What would you tell your younger self that might have helped you?
Take the maternity leave. It doesn’t matter that they’re not going to pay you. I would’ve told her she could make up the money at another time. Take as much time as you want and you need. And don’t let a group of much older men tell you that you have four weeks or three weeks. “Well, we’re not sure if we’re going to be able to accommodate that.” That’s just noise designed to make a young person feel insecure. Any time there’s that much noise, it’s because people must ultimately fear that you are powerful. I didn’t realize that then. It took years and layers of confidence being stripped away because I went into everything with the utmost confidence. It took me years of having it stripped away for me to sort of say, “Wait a minute, wait a minute. This is ridiculous. This treatment is substandard and not good enough.” And I had to become a much older woman to figure that out.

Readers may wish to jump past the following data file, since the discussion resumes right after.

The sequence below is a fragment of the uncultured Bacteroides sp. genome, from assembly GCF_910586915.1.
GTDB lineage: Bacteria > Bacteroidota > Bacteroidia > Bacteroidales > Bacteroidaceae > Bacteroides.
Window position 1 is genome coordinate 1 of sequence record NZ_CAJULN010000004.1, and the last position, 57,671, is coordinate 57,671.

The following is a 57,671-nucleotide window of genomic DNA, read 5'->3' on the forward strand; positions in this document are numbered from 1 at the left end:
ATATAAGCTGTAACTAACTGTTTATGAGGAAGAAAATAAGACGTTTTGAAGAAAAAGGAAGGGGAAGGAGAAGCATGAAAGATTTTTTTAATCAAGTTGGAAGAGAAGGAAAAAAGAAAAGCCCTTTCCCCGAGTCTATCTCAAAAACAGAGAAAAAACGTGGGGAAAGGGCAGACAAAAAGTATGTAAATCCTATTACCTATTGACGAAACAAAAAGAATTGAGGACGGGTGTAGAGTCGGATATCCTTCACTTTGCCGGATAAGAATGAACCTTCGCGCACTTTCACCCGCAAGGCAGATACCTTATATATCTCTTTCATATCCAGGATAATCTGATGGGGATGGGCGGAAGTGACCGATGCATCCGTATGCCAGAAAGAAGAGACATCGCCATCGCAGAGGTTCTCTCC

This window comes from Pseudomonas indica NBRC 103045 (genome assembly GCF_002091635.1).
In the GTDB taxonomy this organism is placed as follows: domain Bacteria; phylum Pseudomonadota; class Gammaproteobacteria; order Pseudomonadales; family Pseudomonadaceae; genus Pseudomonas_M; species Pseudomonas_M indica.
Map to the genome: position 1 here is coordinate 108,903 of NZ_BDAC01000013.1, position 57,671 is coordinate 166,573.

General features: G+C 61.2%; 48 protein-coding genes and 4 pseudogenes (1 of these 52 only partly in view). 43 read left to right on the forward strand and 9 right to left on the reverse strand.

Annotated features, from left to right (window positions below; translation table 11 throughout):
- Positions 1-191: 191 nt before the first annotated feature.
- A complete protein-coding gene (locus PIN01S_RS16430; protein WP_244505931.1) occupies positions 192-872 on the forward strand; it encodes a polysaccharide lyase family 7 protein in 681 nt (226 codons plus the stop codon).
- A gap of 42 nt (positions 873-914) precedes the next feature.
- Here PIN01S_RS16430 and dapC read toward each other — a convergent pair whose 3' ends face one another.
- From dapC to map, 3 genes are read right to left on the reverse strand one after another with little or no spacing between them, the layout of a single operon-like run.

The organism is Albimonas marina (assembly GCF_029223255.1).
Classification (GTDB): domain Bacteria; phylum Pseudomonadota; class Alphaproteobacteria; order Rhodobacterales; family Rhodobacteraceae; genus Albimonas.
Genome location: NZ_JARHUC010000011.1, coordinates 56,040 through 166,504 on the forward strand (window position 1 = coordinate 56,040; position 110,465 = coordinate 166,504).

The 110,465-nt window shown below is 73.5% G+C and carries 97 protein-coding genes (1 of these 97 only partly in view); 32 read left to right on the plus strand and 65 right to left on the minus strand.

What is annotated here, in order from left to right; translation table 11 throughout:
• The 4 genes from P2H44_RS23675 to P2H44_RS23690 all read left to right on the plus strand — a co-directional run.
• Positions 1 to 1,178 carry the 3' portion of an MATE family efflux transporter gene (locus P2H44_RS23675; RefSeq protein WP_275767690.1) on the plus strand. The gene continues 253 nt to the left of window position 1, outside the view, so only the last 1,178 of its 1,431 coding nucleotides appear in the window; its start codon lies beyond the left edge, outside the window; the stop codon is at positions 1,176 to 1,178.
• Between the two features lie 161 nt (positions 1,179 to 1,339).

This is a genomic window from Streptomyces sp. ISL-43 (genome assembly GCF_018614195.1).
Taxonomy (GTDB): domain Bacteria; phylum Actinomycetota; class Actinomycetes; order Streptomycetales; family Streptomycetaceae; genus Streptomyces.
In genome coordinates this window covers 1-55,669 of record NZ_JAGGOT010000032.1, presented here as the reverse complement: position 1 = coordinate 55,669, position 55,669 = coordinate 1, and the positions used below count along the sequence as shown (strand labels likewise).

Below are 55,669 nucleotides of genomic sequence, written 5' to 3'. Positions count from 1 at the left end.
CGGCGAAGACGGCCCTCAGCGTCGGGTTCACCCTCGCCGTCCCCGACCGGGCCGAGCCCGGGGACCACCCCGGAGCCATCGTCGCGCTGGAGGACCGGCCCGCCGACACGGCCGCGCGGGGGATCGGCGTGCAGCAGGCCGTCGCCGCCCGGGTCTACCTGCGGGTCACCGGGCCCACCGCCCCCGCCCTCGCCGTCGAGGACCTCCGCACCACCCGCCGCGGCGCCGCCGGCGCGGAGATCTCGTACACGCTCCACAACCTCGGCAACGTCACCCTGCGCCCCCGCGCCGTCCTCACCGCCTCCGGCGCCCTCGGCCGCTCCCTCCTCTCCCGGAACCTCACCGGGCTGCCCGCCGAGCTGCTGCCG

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I think readers will find your humor extremely relatable, especially the chapters about your husband [actor, Mark Consuelos]. You poke fun at him while also acknowledging his best qualities as a husband. What did you enjoy most writing about your relationship?
Mark is the epitome of everything that is good about masculinity. And he’s none of the toxicity that comes with it. He is all the good parts and none of the crap. And so he allowed me to write whatever I wanted. And he was really my biggest champion during the entire process. He would laugh out loud when I would send him the pages. And because we were together only sporadically during the entire process, I had enough time to do this (Mark was in Vancouver shooting RiverdaleI had one kid out of the house, one kid living in their college apartment, and my other son was a senior in high school and graduating.)
Mark was just incredibly enthusiastic. He would say to me, “How do you remember all these details?” And I’m like, “You know, those journals that I keep. I’m not just sitting there with a pen, I’m actually writing things down that I found funny or infuriating during the day.” When you have a partner that champions you the way Mark champions me, it was quite easy.
You joined Regis on Live in 2001. Do you miss anything about those early days?